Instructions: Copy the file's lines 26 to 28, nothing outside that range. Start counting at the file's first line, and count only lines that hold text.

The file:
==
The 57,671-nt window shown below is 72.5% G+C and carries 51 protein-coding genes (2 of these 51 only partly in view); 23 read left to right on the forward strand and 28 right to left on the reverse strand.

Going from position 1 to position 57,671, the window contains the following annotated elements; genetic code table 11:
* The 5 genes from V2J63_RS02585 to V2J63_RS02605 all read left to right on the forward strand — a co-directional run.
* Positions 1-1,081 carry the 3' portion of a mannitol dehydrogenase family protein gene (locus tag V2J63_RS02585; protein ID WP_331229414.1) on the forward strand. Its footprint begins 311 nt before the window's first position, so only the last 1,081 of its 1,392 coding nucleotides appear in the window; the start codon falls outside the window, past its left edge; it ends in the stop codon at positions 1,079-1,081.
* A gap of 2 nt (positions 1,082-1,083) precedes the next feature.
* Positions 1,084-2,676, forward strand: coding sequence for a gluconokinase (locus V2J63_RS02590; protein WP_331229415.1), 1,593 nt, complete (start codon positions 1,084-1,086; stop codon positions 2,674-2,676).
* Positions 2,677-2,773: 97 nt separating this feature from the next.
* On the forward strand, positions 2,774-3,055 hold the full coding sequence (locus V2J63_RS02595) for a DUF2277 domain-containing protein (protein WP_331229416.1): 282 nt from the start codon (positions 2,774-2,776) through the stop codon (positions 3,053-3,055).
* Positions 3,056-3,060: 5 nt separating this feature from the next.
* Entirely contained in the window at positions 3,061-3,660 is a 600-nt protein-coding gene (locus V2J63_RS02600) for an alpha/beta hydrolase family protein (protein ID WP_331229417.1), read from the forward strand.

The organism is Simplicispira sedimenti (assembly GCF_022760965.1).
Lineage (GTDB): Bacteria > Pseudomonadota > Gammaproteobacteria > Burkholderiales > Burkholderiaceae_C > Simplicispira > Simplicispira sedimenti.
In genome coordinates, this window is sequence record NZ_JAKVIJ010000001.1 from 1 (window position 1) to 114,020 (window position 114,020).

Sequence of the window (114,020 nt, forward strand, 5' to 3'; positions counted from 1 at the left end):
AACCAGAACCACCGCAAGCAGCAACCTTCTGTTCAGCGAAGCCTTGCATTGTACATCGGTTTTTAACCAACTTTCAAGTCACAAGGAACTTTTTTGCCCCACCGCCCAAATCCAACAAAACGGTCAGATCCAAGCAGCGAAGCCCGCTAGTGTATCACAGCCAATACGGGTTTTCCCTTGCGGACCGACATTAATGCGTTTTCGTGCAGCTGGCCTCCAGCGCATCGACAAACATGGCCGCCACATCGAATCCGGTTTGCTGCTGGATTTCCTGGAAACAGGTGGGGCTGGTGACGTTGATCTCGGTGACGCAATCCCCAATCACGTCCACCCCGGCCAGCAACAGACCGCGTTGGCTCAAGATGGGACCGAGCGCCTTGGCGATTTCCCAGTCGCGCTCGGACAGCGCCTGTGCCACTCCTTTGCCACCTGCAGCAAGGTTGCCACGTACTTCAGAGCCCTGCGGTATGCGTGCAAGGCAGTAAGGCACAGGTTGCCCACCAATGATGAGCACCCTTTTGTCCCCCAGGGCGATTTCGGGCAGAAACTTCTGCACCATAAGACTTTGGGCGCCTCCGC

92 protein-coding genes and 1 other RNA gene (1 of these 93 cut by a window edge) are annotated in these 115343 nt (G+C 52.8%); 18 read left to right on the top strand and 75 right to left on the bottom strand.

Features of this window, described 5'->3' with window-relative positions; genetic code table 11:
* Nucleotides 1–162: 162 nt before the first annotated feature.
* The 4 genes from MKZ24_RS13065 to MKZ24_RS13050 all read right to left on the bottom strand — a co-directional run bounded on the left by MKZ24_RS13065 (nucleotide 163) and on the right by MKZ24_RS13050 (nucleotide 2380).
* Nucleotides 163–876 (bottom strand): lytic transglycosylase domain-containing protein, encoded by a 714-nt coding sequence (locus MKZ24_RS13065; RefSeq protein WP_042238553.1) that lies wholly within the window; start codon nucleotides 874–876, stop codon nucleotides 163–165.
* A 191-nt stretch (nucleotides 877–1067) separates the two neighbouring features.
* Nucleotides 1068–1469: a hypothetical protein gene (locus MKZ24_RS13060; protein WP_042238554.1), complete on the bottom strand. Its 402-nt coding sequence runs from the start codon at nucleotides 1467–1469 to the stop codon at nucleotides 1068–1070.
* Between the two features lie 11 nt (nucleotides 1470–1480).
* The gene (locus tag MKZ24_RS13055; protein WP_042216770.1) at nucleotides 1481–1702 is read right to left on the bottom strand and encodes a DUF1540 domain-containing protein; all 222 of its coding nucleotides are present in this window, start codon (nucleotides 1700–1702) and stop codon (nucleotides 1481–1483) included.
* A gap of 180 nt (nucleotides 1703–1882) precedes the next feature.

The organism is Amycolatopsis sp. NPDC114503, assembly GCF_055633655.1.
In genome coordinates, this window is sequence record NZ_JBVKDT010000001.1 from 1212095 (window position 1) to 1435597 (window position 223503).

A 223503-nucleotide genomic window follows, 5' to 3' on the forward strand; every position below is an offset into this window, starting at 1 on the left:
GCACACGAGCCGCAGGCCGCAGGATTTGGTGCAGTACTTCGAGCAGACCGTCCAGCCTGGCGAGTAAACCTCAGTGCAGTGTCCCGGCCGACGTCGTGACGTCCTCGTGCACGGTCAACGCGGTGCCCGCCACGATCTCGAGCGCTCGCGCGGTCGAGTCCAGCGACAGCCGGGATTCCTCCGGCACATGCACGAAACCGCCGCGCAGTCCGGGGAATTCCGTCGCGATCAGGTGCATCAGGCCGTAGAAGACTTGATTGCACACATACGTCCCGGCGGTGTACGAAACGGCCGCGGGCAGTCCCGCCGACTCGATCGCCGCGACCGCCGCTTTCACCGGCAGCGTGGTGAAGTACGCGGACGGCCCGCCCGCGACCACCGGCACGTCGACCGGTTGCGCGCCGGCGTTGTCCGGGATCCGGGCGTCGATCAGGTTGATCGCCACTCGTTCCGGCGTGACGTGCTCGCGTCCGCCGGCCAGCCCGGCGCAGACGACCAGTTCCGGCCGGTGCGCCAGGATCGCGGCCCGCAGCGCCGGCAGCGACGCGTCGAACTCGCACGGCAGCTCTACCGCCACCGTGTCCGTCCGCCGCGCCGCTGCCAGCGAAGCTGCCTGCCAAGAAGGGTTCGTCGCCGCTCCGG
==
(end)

The organism is Amycolatopsis sp. NPDC114503, assembly GCF_055633655.1.
In genome coordinates, this window is sequence record NZ_JBVKDT010000001.1 from 1212095 (window position 1) to 1435597 (window position 223503).

A 223503-nucleotide genomic window follows, 5' to 3' on the forward strand; every position below is an offset into this window, starting at 1 on the left: